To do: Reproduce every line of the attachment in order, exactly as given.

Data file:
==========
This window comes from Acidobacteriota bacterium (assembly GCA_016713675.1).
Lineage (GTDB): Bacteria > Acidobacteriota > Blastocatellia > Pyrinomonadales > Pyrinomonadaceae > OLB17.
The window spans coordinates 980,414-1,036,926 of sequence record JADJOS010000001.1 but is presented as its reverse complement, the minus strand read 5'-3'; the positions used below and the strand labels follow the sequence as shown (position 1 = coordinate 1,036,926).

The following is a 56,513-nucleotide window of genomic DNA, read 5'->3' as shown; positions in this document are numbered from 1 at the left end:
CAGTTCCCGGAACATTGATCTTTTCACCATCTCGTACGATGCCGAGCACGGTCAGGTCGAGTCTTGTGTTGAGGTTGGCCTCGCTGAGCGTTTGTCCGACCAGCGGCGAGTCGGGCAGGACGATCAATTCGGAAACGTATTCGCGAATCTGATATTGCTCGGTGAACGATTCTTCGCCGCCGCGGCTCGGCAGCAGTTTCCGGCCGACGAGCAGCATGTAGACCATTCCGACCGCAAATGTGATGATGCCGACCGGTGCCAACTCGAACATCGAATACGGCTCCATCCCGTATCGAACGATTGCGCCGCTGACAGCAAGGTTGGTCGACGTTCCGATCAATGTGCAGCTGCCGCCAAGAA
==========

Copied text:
This window comes from Acidobacteriota bacterium (assembly GCA_016713675.1).
Lineage (GTDB): Bacteria > Acidobacteriota > Blastocatellia > Pyrinomonadales > Pyrinomonadaceae > OLB17.
The window spans coordinates 980,414-1,036,926 of sequence record JADJOS010000001.1 but is presented as its reverse complement, the minus strand read 5'-3'; the positions used below and the strand labels follow the sequence as shown (position 1 = coordinate 1,036,926).

The following is a 56,513-nucleotide window of genomic DNA, read 5'->3' as shown; positions in this document are numbered from 1 at the left end:
CAGTTCCCGGAACATTGATCTTTTCACCATCTCGTACGATGCCGAGCACGGTCAGGTCGAGTCTTGTGTTGAGGTTGGCCTCGCTGAGCGTTTGTCCGACCAGCGGCGAGTCGGGCAGGACGATCAATTCGGAAACGTATTCGCGAATCTGATATTGCTCGGTGAACGATTCTTCGCCGCCGCGGCTCGGCAGCAGTTTCCGGCCGACGAGCAGCATGTAGACCATTCCGACCGCAAATGTGATGATGCCGACCGGTGCCAACTCGAACATCGAATACGGCTCCATCCCGTATCGAACGATTGCGCCGCTGACAGCAAGGTTGGTCGACGTTCCGATCAATGTGCAGCTGCCGCCAAGAA